When my monthly edition of First Thing arrives in the mail, the first section I usually page to is "The Public Square." Previously home to the musings of the late Father Richard John Neuhaus, the witty tidbits that fill "The Public Square" are now ably compiled by Joseph Bottum and they almost always make for an enlightening and entertaining read. But when the current January 2010 issue showed up, two article titles boldly splashed across the cover caught my attention and caused me to immediately read them.
The first was a book review by Ari L. Goldman actually titled Tuesdays With Morbid that the magazine cover labeled "Mitch Albom Is An Idiot":
I would be very surprised if Mitch Albom still sleeps with a teddy bear or saves his money in a piggy bank or believes that the stork delivers babies or does math on his fingers. But of this I am sure: If he exhibited any of these childish behaviors, he wouldn't write a book about it. He has, however, written "Have a Little Faith," a book about religion that is founded on childish ideas, naïveté, religious stereotyping, and downright ignorance.
Quite remarkably, he is even proud of all this. The book begins with an "author's note" in which Albom says, "while this is a book about faith, the author can make no claim to being a religion expert."
Religion expert? I would be happy with a modicum of religious literacy, but there is none to be found here. Can you imagine a book about physics or government or medicine or science or history beginning with a similar disclaimer? ("Read my book about X even though I don't know the first thing about X.") Can someone tell me why ignorance is a virtue when it comes to writing about religion?
While it might appear harsh to call a former sportswriter trying to write about religion an "idiot," it was part of a pattern for pieces that rated mention on the FT cover and also included Cicero Is A Superstar and Pete Seeger Is A Communist. While I was aware of Seeger's role as a useful idiot for the CPUSA and knew that other folk singers like Woody Guthrie were fellow travelers, I was a bit surprised to see one of the names named in Lauren Weiner's piece:
That part about an "ideological minority" being "celebrated" by somebody had gone over our heads, too: We did not know that the folk boom was a reverberation of an earlier boomlet, a foray into American music roots, many of whose movers and shakers were as Red as a bowl of cherries. Who on our suburban street knew that Woody Guthrie, the hero of Ramblin' Jack Elliott and Bob Dylan, had been a columnist for the "Daily Worker?" Or that the man from whom we heard rollicking sea chanteys, a Briton named Ewan MacColl, was at one point kept from entering the United States as an undesirable alien? Then there was the cuddly-looking guy with the slightly pedantic six-record set and companion volume, "Burl Ives Presents America’s Musical Heritage." If my parents or any of the neighbors were aware that Ives had been summoned, in 1952, to testify before the Senate Internal Security Subcommittee and had identified Pete Seeger as a communist, they kept the details to themselves.
By the 1940s, folk singers had become a ceremonial part of Communist Party meetings. And at nearly all of them, one would find Pete Seeger playing, under the revolutionary pseudonym "Pete Bowers," with the likes of Lee Hays, Millard Lampell, Burl Ives, Josh White, Saul Aarons, Bernie Asbel, Will Geer, and a new arrival on the East Coast musical scene, Woody Guthrie.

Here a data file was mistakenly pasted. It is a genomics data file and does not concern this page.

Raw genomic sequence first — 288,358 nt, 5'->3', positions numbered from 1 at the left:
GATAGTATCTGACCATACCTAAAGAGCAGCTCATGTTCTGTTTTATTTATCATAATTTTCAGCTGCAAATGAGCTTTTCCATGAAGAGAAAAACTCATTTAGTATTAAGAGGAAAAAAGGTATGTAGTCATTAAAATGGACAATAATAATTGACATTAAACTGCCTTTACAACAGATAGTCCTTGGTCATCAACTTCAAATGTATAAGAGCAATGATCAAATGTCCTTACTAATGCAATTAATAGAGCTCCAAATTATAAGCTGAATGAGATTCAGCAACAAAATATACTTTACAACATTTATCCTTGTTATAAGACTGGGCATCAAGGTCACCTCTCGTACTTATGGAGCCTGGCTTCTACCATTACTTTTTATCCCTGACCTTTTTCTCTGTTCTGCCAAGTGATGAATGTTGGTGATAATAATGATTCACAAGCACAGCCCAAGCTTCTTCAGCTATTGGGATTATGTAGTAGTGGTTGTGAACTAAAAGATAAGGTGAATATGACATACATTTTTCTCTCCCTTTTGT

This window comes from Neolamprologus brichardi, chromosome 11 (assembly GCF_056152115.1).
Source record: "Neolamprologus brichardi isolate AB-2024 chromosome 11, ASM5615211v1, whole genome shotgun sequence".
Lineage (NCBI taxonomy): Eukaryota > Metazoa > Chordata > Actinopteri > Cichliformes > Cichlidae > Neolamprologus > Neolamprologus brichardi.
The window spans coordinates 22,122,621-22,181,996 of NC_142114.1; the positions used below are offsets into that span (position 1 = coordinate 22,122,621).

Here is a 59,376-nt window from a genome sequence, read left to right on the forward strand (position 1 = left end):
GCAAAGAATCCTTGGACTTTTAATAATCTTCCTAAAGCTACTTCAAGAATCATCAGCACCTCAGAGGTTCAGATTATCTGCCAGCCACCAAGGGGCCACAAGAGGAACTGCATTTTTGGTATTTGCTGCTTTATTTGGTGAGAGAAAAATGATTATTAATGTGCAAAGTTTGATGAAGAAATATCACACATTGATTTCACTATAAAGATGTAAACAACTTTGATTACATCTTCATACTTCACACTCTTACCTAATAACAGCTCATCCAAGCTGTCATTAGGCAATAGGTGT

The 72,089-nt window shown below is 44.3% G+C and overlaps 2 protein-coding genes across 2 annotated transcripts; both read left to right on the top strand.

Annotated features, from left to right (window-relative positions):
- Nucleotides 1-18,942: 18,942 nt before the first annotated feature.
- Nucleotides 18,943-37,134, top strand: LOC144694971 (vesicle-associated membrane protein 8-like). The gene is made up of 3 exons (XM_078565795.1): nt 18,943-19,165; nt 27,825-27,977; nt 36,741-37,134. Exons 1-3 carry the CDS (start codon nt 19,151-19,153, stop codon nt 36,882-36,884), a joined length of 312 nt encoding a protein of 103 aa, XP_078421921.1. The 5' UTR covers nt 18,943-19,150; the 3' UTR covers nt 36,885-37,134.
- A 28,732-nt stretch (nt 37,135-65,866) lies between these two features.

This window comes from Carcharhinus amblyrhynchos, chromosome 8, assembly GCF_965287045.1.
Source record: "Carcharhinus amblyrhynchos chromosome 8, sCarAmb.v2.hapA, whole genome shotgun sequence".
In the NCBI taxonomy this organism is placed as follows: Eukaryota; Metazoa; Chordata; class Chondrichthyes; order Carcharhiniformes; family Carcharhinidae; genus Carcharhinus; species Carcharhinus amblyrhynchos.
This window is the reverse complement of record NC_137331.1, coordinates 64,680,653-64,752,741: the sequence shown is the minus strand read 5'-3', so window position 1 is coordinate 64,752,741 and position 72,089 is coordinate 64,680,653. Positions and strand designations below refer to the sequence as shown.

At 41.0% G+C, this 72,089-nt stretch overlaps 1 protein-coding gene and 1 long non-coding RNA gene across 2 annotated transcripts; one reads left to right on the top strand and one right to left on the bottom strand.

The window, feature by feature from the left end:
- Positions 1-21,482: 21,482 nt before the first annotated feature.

Yes, that Burl Ives, a man likely best known to most Americans as the narrator of the beloved television classic "Rudolph, the Red-nosed Reindeer" and singer of the more popular songs from the show such as "Holly Jolly Christmas" and "Silver and Gold." Some of the material from his CPUSA days doesn't sound quite as catchy.
To achieve the effect they wanted--music that was "national in form and revolutionary in content" in Charles Seeger's conception--they dipped into the past for their material. "Jesse James," "Wayfaring Stranger," "Sweet Betsy from Pike," "Keep My Skillet Good and Greasy," and "On Top of Old Smokey" were brought to urban settings, in some cases for the first time. Topical songs--many written for the Henry Wallace presidential campaign of 1948--were political editorials often set to old hymns and folk tunes: "Capitalistic Boss," "Join the Union Tonight," "Oh, What Congress Done to Me," "Defense Factory Blues," and "Marcantonio for Mayor" (for the Stalinist Vito Marcantonio).
You don't hear too many people walking around humming "Join the Union Tonight" these days, although given its recent actions I could see "Oh, What Congress Done to Me" making a comeback.
Knowing about Ives' past commie connections causes me to reconsider everything I've always thought about "Rudolph, the RED-nosed Reindeer." While some might mock such concerns, you have to wonder about what influence Ives' ideology may have had. Was "Silver and Gold" really a subtle critique of capitalistic excess? Was the intolerant Comet (the reindeer games coach) a representation of a McCarthyite archetype?
Our own Atomizer has already noted the similarities between the Island of Misfit Toys and Cuba while other have also wondered about the discreet messages that RTRNR may be trying to send about class and sexual orientation. How much deeper does this go? Sigh. Sometimes it's better not to know. Maybe I should just see if a can find a copy of "Capitalistic Boss" to download and get my mind right.